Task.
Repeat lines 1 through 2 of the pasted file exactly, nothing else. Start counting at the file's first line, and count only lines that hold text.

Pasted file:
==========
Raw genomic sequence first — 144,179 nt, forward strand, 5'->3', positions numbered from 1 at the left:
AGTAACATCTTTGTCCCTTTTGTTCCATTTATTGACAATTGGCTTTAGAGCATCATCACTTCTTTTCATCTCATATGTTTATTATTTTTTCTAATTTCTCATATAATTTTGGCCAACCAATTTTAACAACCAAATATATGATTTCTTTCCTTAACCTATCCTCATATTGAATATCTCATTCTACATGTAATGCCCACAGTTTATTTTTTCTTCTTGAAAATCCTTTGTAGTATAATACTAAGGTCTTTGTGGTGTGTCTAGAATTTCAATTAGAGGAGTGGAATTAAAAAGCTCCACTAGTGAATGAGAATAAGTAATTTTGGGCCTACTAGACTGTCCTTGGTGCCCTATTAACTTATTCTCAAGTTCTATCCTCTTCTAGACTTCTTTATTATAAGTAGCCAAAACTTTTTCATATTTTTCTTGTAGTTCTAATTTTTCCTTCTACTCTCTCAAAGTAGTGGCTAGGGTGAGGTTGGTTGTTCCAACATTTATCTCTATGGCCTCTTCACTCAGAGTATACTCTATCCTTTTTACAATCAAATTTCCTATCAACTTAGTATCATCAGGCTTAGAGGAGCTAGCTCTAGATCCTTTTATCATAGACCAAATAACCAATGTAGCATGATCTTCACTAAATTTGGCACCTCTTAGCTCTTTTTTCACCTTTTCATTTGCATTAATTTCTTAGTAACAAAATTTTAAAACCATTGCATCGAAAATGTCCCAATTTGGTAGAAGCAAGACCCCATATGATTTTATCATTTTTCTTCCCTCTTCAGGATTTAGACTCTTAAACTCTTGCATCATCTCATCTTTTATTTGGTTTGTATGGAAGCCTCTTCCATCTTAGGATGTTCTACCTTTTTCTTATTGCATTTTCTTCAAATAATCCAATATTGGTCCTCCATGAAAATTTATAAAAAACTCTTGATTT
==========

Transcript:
Raw genomic sequence first — 144,179 nt, forward strand, 5'->3', positions numbered from 1 at the left:
AGTAACATCTTTGTCCCTTTTGTTCCATTTATTGACAATTGGCTTTAGAGCATCATCACTTCTTTTCATCTCATATGTTTATTATTTTTTCTAATTTCTCATATAATTTTGGCCAACCAATTTTAACAACCAAATATATGATTTCTTTCCTTAACCTATCCTCATATTGAATATCTCATTCTACATGTAATGCCCACAGTTTATTTTTTCTTCTTGAAAATCCTTTGTAGTATAATACTAAGGTCTTTGTGGTGTGTCTAGAATTTCAATTAGAGGAGTGGAATTAAAAAGCTCCACTAGTGAATGAGAATAAGTAATTTTGGGCCTACTAGACTGTCCTTGGTGCCCTATTAACTTATTCTCAAGTTCTATCCTCTTCTAGACTTCTTTATTATAAGTAGCCAAAACTTTTTCATATTTTTCTTGTAGTTCTAATTTTTCCTTCTACTCTCTCAAAGTAGTGGCTAGGGTGAGGTTGGTTGTTCCAACATTTATCTCTATGGCCTCTTCACTCAGAGTATACTCTATCCTTTTTACAATCAAATTTCCTATCAACTTAGTATCATCAGGCTTAGAGGAGCTAGCTCTAGATCCTTTTATCATAGACCAAATAACCAATGTAGCATGATCTTCACTAAATTTGGCACCTCTTAGCTCTTTTTTCACCTTTTCATTTGCATTAATTTCTTAGTAACAAAATTTTAAAACCATTGCATCGAAAATGTCCCAATTTGGTAGAAGCAAGACCCCATATGATTTTATCATTTTTCTTCCCTCTTCAGGATTTAGACTCTTAAACTCTTGCATCATCTCATCTTTTATTTGGTTTGTATGGAAGCCTCTTCCATCTTAGGATGTTCTACCTTTTTCTTATTGCATTTTCTTCAAATAATCCAATATTGGTCCTCCATGAAAATTTATAAAAAACTCTTGATTT